"Poorly Made in China – An Insider’s Account of the Tactics Behind China’s Production Game" by Paul Midler is an interesting look into the personal experiences of an American manufacturing middle-man consultant working in Pearl River Delta. The book was sent to me for review and I must say that although I’ve read quite a few books on China, this one was slightly different and that made it much more pleasant than some of the rest. Surprisingly, it was a bit like reading Paul’s personal blog that included long details of his personal experiences, his personal life and his personal perceptions of modern China. The fact that Paul and I have a few things in common made it especially funny at times. If you think you might enjoy reading a hard-copy full-length blog-like account of personal encounters in China, as I do, you’d probably like this one.
Still, having fun with the way the stories are told was strongly contrasted by what I thought about what Paul’s add-on comments suggested about China. "Poorly Made in China" is a title begging popularity among China-bashing foreigners looking to reinforce their negative stereotypes about China. It’s what the west wants to read to drive the China fear forward. "Sister", the manufacturing plant boss who is one of the dominant characters in the book is the ultimate Chinese "Witch of the East" that will do everything to stop little Kansas Dorothy from returning back home to the US from over-the-rainbow-land-of-Oz-China happy and rich. She’s all that the Chinese stereotype has been built up to in order to describe the cost war in China, she is the ultimate evil – she’s smart, stupid, clever, fast, slow, manipulative, innocent, exploiting, and unaware, in an extrapolation of opposites that makes it impossible for anyone, even a Chinese speaking business masters graduate western consultant like Paul, to understand how she thinks. And so, we’re left to conclude one main motivator – money. With every chapter Paul tries to figure out what makes her tick and every chapter comes back to the same extreme negative conclusions regarding Chinese culture, Chinese ethics, Chinese morals and Chinese way of life. Sister and the Chinese manufacturers are money sucking materialistic animals that would sell their souls and the world to make an extra buck, while the American companies are portrayed as innocent victims who are mostly forced to play along. Sure, there are moments of sympathy with the local Chinese and some criticism against the fast-money Americans that go along with the Chinese mind-games without understanding what they’re doing, but all in all this is a book criticizing China.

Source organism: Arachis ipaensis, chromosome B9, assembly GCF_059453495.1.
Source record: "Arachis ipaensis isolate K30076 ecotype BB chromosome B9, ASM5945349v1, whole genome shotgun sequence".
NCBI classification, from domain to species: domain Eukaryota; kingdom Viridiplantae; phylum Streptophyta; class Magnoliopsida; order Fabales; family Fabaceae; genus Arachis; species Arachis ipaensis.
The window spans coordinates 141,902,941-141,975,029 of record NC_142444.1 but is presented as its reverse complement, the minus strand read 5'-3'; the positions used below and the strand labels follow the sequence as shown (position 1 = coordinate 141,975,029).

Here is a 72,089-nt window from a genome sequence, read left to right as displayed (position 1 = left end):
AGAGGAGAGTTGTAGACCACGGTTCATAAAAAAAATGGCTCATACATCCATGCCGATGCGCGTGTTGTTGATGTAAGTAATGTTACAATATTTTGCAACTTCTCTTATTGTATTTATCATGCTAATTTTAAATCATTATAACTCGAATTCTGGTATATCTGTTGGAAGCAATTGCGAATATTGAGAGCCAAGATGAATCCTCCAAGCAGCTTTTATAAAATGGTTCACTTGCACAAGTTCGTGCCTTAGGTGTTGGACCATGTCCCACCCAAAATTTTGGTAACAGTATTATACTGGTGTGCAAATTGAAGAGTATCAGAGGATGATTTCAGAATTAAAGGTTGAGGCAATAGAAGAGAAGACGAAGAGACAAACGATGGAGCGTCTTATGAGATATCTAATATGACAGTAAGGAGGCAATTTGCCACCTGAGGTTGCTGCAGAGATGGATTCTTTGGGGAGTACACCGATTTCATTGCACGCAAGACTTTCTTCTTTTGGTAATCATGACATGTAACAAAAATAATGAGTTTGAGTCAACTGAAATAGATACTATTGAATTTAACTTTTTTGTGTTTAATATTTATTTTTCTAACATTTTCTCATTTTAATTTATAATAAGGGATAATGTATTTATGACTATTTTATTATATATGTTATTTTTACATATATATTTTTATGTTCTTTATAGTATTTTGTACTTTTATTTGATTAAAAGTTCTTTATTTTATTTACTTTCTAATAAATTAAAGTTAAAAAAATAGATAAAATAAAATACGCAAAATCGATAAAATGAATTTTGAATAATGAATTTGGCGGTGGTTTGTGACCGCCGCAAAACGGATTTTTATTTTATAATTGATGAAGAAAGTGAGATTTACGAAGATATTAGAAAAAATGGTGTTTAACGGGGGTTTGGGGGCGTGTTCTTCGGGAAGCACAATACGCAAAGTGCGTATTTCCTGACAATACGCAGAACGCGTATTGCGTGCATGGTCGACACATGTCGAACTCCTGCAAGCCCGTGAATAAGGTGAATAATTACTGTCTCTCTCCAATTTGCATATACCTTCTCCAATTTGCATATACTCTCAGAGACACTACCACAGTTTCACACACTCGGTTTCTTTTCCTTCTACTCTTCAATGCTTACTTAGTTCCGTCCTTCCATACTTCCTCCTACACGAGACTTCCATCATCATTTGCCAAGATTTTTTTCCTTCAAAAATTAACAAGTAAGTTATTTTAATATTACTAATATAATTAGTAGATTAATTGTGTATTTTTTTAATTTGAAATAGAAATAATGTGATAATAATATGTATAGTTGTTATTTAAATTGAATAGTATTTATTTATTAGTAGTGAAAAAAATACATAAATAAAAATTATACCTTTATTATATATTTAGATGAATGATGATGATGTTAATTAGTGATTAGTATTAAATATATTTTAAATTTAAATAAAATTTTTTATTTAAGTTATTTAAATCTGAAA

The peak of the book, I believe, is when Paul is so overwhelmed with his personal experiences of manufacturing in China that he stops using Chinese made products and resolves to looking for the product’s country of origin to determine whether he should use a product or not. One can not help but feel sorry for Paul for his loss of faith in the system he is trying to work with in a country it’s obvious he has some emotional connection to. Reading this, one can also not feel anything but sad for all the ignorant foreigners who keep using the Chinese products not knowing how bad things can get. Yeah, that’s us. "If only everything was made in the US", we hear ourselves thinking, "If only that… the world would be so much better". Our problem, we are led to believe, is that we let the Chinese do this, we let them take over the world with their inferior products, IP infringing, health hazardous, and cost driven malpractices.
Obviously, I’m uncomfortable with this message. It’s more than that, I’m deeply bothered by this attitude. While raising a smile when reading some of the cultural descriptions it often happened that the smile turned into shock and discomfort with Paul’s conclusions. In some of the texts I thought – if this was written about Jewish people (a common background both Paul and I share) or African-Americans this way, there’s a strong chance it would not be as well accepted. But when it comes to discussing China and the Chinese – everything goes.
I admit it, I’ve never worked in manufacturing and I know very little about that world and the Chinese context of how business are conducted in this industry, but there is something that I would like to share from my professional life on the topic. Working in IT with some of the world’s largest American based IT companies in multi-million US$ long term contracts I should point out that the cost-cutting and contract redefining behavior leading to reduced quality, inadequate design, lacking quality assurance, and a much inferior product than was originally agreed upon is a global business phenomenon that transcends industry, nationality or culture. If you think the American legal system and reputation sensitive companies don’t play rough in business, you’re either naive or blind. A nice related quote on that comes from the blockbuster movie Armageddon :